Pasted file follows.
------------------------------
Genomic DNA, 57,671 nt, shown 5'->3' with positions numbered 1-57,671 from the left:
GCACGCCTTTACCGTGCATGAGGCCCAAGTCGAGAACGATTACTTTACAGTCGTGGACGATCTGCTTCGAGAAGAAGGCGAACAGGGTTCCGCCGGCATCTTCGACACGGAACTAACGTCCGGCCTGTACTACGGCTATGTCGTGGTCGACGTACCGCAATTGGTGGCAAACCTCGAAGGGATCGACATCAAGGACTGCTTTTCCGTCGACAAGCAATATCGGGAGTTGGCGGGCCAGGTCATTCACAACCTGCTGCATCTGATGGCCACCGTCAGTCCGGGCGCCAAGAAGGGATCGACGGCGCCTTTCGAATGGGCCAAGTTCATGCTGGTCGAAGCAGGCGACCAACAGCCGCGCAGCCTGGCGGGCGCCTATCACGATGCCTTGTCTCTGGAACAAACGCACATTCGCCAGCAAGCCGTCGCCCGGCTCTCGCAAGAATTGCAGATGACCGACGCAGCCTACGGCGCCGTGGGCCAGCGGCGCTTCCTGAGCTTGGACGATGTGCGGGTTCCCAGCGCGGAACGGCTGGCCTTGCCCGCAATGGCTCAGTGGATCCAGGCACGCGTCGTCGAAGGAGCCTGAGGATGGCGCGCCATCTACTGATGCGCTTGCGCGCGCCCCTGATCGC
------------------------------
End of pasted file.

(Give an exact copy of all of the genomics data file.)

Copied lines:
Genomic DNA, 57,671 nt, shown 5'->3' with positions numbered 1-57,671 from the left:
GCACGCCTTTACCGTGCATGAGGCCCAAGTCGAGAACGATTACTTTACAGTCGTGGACGATCTGCTTCGAGAAGAAGGCGAACAGGGTTCCGCCGGCATCTTCGACACGGAACTAACGTCCGGCCTGTACTACGGCTATGTCGTGGTCGACGTACCGCAATTGGTGGCAAACCTCGAAGGGATCGACATCAAGGACTGCTTTTCCGTCGACAAGCAATATCGGGAGTTGGCGGGCCAGGTCATTCACAACCTGCTGCATCTGATGGCCACCGTCAGTCCGGGCGCCAAGAAGGGATCGACGGCGCCTTTCGAATGGGCCAAGTTCATGCTGGTCGAAGCAGGCGACCAACAGCCGCGCAGCCTGGCGGGCGCCTATCACGATGCCTTGTCTCTGGAACAAACGCACATTCGCCAGCAAGCCGTCGCCCGGCTCTCGCAAGAATTGCAGATGACCGACGCAGCCTACGGCGCCGTGGGCCAGCGGCGCTTCCTGAGCTTGGACGATGTGCGGGTTCCCAGCGCGGAACGGCTGGCCTTGCCCGCAATGGCTCAGTGGATCCAGGCACGCGTCGTCGAAGGAGCCTGAGGATGGCGCGCCATCTACTGATGCGCTTGCGCGCGCCCCTGATCGC